Political battles in Wisconsin and elsewhere have recently given union leaders hope for a revival.  Large crowds have turned out to demonstrate against Republican proposals to cut the incomes and/or jobs of public sector workers and limit their collective bargaining rights.   And although unions have suffered during the last decades, their leaders maintain grand ambitions.  Yet the recent rise in hopes is likely to be dashed against political and economic reality.  Despite whatever public support and member enthusiasm they generate, unions still adhere to a paradigm that cannot compete in an increasingly competitive, fluid, and globalized world.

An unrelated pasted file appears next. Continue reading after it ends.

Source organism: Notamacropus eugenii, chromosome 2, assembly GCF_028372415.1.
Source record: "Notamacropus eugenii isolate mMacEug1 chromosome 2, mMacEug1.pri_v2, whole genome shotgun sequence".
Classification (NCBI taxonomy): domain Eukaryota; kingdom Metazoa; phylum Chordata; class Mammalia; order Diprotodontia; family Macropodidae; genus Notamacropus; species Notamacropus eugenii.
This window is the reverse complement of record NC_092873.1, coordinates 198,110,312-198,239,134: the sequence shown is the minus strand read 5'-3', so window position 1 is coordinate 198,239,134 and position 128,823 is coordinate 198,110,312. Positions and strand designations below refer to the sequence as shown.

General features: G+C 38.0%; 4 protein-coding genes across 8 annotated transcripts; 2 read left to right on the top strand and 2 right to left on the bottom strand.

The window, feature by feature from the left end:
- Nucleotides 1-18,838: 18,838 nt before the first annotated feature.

The traditional union business model is built on two premises that no longer work over the long-term in today’s economy.  The first is the all-or-nothing approach to organizing each bargaining unit.  There is something fundamentally wrong with any private group being able to force an individual to belong to it simply because a majority of his co-workers vote to join.  Although unions have viewed the rule as necessary in order to force members to pay dues and follow union decisions, it has actually hurt them in two ways.  The first is that it excludes workers who would like to join a union but cannot convince a majority of their peers to agree.  As elections become more difficult to win this group grows.  Of course, the traditional model has nothing to offer these workers since unions believe all their power comes from the right to bargain as the exclusive representative of workers.  The coercive membership model also hurts unions in the same way that lack of choice hurts tends to hurt any organization: it makes them less responsive to their members and therefore less willing to adapt as the needs of those members change.